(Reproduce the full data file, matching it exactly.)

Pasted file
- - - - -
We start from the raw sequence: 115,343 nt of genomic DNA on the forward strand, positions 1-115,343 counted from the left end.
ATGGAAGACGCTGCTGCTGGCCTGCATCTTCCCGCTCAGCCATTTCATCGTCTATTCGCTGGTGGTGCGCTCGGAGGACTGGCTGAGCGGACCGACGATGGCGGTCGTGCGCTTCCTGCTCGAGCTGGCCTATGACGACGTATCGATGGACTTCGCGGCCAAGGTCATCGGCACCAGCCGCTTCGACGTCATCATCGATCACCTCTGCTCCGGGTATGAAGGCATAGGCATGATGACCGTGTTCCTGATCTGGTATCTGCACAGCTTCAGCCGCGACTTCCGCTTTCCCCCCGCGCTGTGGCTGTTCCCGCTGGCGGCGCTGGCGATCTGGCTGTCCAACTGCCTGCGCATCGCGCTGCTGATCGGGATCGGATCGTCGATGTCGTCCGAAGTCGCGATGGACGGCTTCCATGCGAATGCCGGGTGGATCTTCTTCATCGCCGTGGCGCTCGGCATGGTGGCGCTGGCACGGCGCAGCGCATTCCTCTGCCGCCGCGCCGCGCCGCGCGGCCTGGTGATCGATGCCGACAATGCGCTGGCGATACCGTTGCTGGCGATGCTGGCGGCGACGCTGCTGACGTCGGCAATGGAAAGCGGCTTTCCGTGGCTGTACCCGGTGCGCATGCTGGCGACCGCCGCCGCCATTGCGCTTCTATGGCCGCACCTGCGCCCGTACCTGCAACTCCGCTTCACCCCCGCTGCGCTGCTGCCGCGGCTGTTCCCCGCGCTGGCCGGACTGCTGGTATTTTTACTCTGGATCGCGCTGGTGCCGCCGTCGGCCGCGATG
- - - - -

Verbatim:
We start from the raw sequence: 115,343 nt of genomic DNA on the forward strand, positions 1-115,343 counted from the left end.
ATGGAAGACGCTGCTGCTGGCCTGCATCTTCCCGCTCAGCCATTTCATCGTCTATTCGCTGGTGGTGCGCTCGGAGGACTGGCTGAGCGGACCGACGATGGCGGTCGTGCGCTTCCTGCTCGAGCTGGCCTATGACGACGTATCGATGGACTTCGCGGCCAAGGTCATCGGCACCAGCCGCTTCGACGTCATCATCGATCACCTCTGCTCCGGGTATGAAGGCATAGGCATGATGACCGTGTTCCTGATCTGGTATCTGCACAGCTTCAGCCGCGACTTCCGCTTTCCCCCCGCGCTGTGGCTGTTCCCGCTGGCGGCGCTGGCGATCTGGCTGTCCAACTGCCTGCGCATCGCGCTGCTGATCGGGATCGGATCGTCGATGTCGTCCGAAGTCGCGATGGACGGCTTCCATGCGAATGCCGGGTGGATCTTCTTCATCGCCGTGGCGCTCGGCATGGTGGCGCTGGCACGGCGCAGCGCATTCCTCTGCCGCCGCGCCGCGCCGCGCGGCCTGGTGATCGATGCCGACAATGCGCTGGCGATACCGTTGCTGGCGATGCTGGCGGCGACGCTGCTGACGTCGGCAATGGAAAGCGGCTTTCCGTGGCTGTACCCGGTGCGCATGCTGGCGACCGCCGCCGCCATTGCGCTTCTATGGCCGCACCTGCGCCCGTACCTGCAACTCCGCTTCACCCCCGCTGCGCTGCTGCCGCGGCTGTTCCCCGCGCTGGCCGGACTGCTGGTATTTTTACTCTGGATCGCGCTGGTGCCGCCGTCGGCCGCGATG